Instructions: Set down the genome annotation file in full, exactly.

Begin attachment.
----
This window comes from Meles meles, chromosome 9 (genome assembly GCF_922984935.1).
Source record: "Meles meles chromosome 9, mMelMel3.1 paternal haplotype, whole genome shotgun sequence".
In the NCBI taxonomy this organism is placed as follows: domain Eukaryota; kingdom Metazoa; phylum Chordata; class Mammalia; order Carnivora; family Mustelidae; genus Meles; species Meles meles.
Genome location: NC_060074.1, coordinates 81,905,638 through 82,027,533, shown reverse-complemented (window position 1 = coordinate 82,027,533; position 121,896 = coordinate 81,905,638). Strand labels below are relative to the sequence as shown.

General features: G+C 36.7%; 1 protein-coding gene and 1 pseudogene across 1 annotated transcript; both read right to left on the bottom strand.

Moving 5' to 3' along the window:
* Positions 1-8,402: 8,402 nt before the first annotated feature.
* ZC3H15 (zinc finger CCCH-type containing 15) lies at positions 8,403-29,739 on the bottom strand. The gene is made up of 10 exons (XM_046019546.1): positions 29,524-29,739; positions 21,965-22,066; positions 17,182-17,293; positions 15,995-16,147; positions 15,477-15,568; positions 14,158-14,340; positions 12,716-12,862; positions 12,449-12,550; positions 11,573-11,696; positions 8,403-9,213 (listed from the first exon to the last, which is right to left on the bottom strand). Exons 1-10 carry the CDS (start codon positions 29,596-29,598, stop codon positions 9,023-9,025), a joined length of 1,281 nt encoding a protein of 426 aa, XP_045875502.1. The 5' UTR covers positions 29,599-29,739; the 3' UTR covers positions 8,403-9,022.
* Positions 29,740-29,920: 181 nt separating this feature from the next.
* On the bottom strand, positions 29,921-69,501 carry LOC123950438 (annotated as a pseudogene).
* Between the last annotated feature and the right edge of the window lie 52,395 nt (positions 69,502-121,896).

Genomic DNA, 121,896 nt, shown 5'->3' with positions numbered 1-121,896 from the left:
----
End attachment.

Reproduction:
This window comes from Meles meles, chromosome 9 (genome assembly GCF_922984935.1).
Source record: "Meles meles chromosome 9, mMelMel3.1 paternal haplotype, whole genome shotgun sequence".
In the NCBI taxonomy this organism is placed as follows: domain Eukaryota; kingdom Metazoa; phylum Chordata; class Mammalia; order Carnivora; family Mustelidae; genus Meles; species Meles meles.
Genome location: NC_060074.1, coordinates 81,905,638 through 82,027,533, shown reverse-complemented (window position 1 = coordinate 82,027,533; position 121,896 = coordinate 81,905,638). Strand labels below are relative to the sequence as shown.

General features: G+C 36.7%; 1 protein-coding gene and 1 pseudogene across 1 annotated transcript; both read right to left on the bottom strand.

Moving 5' to 3' along the window:
* Positions 1-8,402: 8,402 nt before the first annotated feature.
* ZC3H15 (zinc finger CCCH-type containing 15) lies at positions 8,403-29,739 on the bottom strand. The gene is made up of 10 exons (XM_046019546.1): positions 29,524-29,739; positions 21,965-22,066; positions 17,182-17,293; positions 15,995-16,147; positions 15,477-15,568; positions 14,158-14,340; positions 12,716-12,862; positions 12,449-12,550; positions 11,573-11,696; positions 8,403-9,213 (listed from the first exon to the last, which is right to left on the bottom strand). Exons 1-10 carry the CDS (start codon positions 29,596-29,598, stop codon positions 9,023-9,025), a joined length of 1,281 nt encoding a protein of 426 aa, XP_045875502.1. The 5' UTR covers positions 29,599-29,739; the 3' UTR covers positions 8,403-9,022.
* Positions 29,740-29,920: 181 nt separating this feature from the next.
* On the bottom strand, positions 29,921-69,501 carry LOC123950438 (annotated as a pseudogene).
* Between the last annotated feature and the right edge of the window lie 52,395 nt (positions 69,502-121,896).

Genomic DNA, 121,896 nt, shown 5'->3' with positions numbered 1-121,896 from the left: